Halloween has been my favorite day of the year for as long as I can remember. As someone blessed with a Halloween birthday, I enjoyed double the excitement from day one. Halloween means Jack-o- lanterns gleaming in the dark, leaves crunching under the feet of Trick-or-Treater’s, and the one night of the year you HOPE you get scared! I personally put out my decorations in September, but of course I don’t expect everyone to be that ridiculous. Your jack o lantern will definitely not make it to October 31st…..I speak from experience. I think one of my favorite things about Halloween is how all encompassing it is to the imagination. We celebrate the cool, creepy, different, spooky, and even weird. Witches and ghosts, vampires and Frankenstein, there’s no limit to what you can be on Halloween night. Regardless of the costumes, at the end of the day, what are all those little witches and goblins coming to your door in hopes of…..CANDY!?
Unfortunately, like all facts of life, reality can be tough for some children. Some don’t live in neighborhoods safe to Trick-or-Treat in, or don’t have an adult to walk with them from home to home. With all the joy of treats that Halloween brings, many children cannot experience this childhood rite of passage because of food allergies. From nuts, to dairy, to eggs and more, candy is a minefield of hidden allergens to a child suffering from allergies. Luckily, we live in a time when inclusivity is for everyone, and that means all kids should enjoy Trick-or-Treating on Halloween night! Thanks to The Teal Pumpkin Project®, we get closer and closer every October.
For whatever the reason, and there are many theories, food allergies are on the rise. An estimated 32 million Americans live with food allergies. Food allergies require a lifelong adjustment for these individuals, including but not limited to: bringing their own food everywhere, reading labels on everything, and even avoiding touching these food allergens. While this clearly impacts daily life, Halloween night should be a night all children can forget about their peanut, gluten, or dairy allergies, and just be kids. FARE, (Food Allergy Research and Education) began the Teal Pumpkin Project® to denote a way for children suffering from food allergies and their parents to know there are non-food goodies and treats for them at a home with a teal pumpkin at the door. You can buy these pumpkins at local craft stores, or even make your own! Non-food items such as dollar store goodies (pencils, stickers, plastic vampire fangs, necklaces and spider rings, etc.) are so easy to purchase and have on hand! Even Trick-or-Treater’s without food allergies can join in on the non-candy fun! (Check out this comprehensive list courtesy of the FARE website if you’re interested to find more!) All children deserve the excitement of putting their hand in a bowl and retrieving a prize, and whether that is candy or a non-food surprise, the thrill is the same.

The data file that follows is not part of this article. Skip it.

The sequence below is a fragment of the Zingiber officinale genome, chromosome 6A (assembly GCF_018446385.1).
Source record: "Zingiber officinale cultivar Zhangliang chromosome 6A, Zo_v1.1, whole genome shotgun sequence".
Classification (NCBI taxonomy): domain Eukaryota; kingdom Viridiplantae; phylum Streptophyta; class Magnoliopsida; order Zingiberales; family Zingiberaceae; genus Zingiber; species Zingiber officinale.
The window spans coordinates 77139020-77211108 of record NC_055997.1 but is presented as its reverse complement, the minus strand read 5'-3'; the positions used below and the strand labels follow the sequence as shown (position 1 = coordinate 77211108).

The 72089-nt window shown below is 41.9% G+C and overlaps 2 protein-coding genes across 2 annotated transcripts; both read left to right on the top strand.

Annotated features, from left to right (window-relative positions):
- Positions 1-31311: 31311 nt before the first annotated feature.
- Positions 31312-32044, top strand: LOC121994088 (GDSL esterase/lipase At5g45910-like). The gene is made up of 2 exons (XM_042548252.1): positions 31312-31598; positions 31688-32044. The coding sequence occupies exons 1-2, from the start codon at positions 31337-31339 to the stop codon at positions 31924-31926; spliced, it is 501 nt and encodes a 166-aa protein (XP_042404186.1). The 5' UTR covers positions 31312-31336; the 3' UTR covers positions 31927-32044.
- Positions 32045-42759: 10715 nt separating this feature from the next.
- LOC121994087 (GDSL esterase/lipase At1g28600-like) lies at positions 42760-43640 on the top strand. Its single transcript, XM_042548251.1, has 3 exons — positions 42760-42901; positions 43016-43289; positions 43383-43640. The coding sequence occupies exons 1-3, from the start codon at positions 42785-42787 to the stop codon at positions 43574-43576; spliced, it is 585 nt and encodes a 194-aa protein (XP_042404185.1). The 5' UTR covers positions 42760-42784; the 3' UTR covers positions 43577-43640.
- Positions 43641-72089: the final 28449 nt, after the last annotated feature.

FARE has some wonderful links (hyperlinks listed below) to help you take part in The Teal Pumpkin Project®, including putting your house on a national map to help parents and Trick-or-Treater’s find your home! Even if you don’t get a single child with a food allergy during your Halloween night, spreading awareness of the importance of inclusivity during this exciting holiday is just as rewarding. For many children, the memories of Halloween Trick-or-Treating will stay with them for the rest of their lives. Be the home that gave out the silly dollar store goodies they will never forget. Yes, they might forget the spider rings or stickers, but they will never forget the houses that made them feel included on Halloween.
Happy Halloween to all, and to all, a haunting night!
Below are the links to the FARE website, to find out more, print out your own Non-Food Goodies Here sign, and add your home to the Teal Pumpkin Project® map to help the little ghosts and goblins find your home!
*FARE is the world’s largest non-profit organization dedicated to increasing the awareness, research, and inclusivity surrounding food allergies. All media provided in this article belongs to FARE, including graphics and links.